Dale Smutz

By Paul Wood

DANVILLE — Join the Navy and see the world.

That was no exaggeration for Dale Smutz, 90. Smutz grew up in Danville and ran track. He continued to run every day he could — a lifelong habit.

He spent eight weeks in basic training at Great Lakes.

Smutz served in the Navy from 1951 to 1953. Of that, 21 months were in the Mediterranean.

He served aboard the USS Coral Sea in the Sixth Fleet. He thinks he may have served at the same time as recent interviewee J. Lindsley Foote among the 3,000 sailors.

He served as a payroll clerk and a mess cook.

“The newest one always gets the mess job. The good thing was we got plenty to eat, different kinds of pies,” he said.
Not so good?

“My battle station was below deck, where the ammunition for the big guns was mechanically lifted to the guns on the upper deck,” Smutz said. “It’s a good thing I wasn’t claustrophobic.”

“I was supposed to have another sailor there to help, but he never showed up,” he added.

On an aircraft carrier, there’s always a possibility of disaster.

He remembers a plane crashing into the edge of the carrier, catching fire. With huge hoses, the crew sprayed fuel and debris overboard.

Not much in the way of confrontation, though.

“Cruising the sea, we visited many ports,” he said. “But I didn’t get off the ship very much. We supposedly were there to protect the lands from Russia.”

His first impression of Gibraltar was a city with hundreds of neon lights.

“Not like the huge Prudential rock,” he said.

In nearby Spain, the Coral Sea visited the port of Barcelona, where he had liberty.

In France, the port was Golfe-Juan on the Cote d’Azur, the French Riviera. By far, that was his favorite.

“We walked on the beach, saw all the pretty girls, good weather all the time I was there,” Smutz recalled.

The sailors visited Monaco, then, in Italy, Genoa, then Sicily. They visited Cagliari, a port on the Italian island of Sardinia.

Athens was memorable. “We actually had fresh milk for the first time in months. Later, we wondered if it was goat’s milk,” Smutz said.

Further up the coast, the country became less friendly. When they approached the (communist) Yugoslavian coast, he didn’t go ashore and didn’t stay long.

“Many small boats came out to see us. They hadn’t seen a huge American aircraft carrier before. My job was to stand at the fantail with the water cannons to hose them down if they tried to board us somehow,” Smutz said.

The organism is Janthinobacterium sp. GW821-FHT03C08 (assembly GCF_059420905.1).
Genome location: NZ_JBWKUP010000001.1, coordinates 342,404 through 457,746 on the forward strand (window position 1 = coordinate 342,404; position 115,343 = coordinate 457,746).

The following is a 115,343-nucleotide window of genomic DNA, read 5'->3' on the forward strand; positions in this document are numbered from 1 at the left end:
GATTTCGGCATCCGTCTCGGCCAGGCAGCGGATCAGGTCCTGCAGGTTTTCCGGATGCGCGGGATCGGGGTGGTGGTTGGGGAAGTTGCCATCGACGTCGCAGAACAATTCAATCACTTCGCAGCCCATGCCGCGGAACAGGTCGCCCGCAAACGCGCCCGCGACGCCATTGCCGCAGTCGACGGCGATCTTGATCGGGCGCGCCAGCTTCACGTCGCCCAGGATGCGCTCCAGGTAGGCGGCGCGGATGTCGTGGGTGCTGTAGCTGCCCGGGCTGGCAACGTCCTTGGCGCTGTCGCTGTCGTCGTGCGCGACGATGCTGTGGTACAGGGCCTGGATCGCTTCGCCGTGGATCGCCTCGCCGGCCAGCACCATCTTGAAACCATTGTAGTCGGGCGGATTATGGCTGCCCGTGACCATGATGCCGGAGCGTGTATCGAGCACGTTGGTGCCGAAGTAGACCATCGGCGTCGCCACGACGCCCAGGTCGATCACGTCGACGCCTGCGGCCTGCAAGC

When it came time for discharge, they crossed the sea to Algiers.

“We were taking a bus to the airport and had a wreck. The driver was driving so erratically. We dove out the windows, but no one was seriously hurt,” he said.

He’s proud of his service. After all the nations he visited, he loves the freedom of America the most.

“I always said the worst place in America was the best place everywhere else, except the French Riviera,” he joked.

Smutz served in the Naval Reserve unit at the station on Lake Vermilion for six years, around 1959, he said.

After his Navy service, he became an accountant and comptroller at what once was the Allith-Prouty Co., then as an agent for American General Insurance.

“I liked to see people, not be at a desk all the time,” Smutz said.

In retirement, he worked part time as a substitute rural mail carrier.

During 26 of these years, he also was a Red Vest volunteer at what is now OSF Sacred Heart Medical Center, with service of over 9,000 hours.

He was a runner for more than 40 years — including two marathons.

“I just wanted to see if I could do it that long. I didn’t train as much as I should have. After the second, I told my wife, never again,” Smutz said.

After breaking his hip last July, one of the doctors told him: “You wouldn’t be here now if you hadn’t been a runner.”

Do you know a veteran who could share a story about military service? Contact Paul Wood at pwood@news-gazette.com.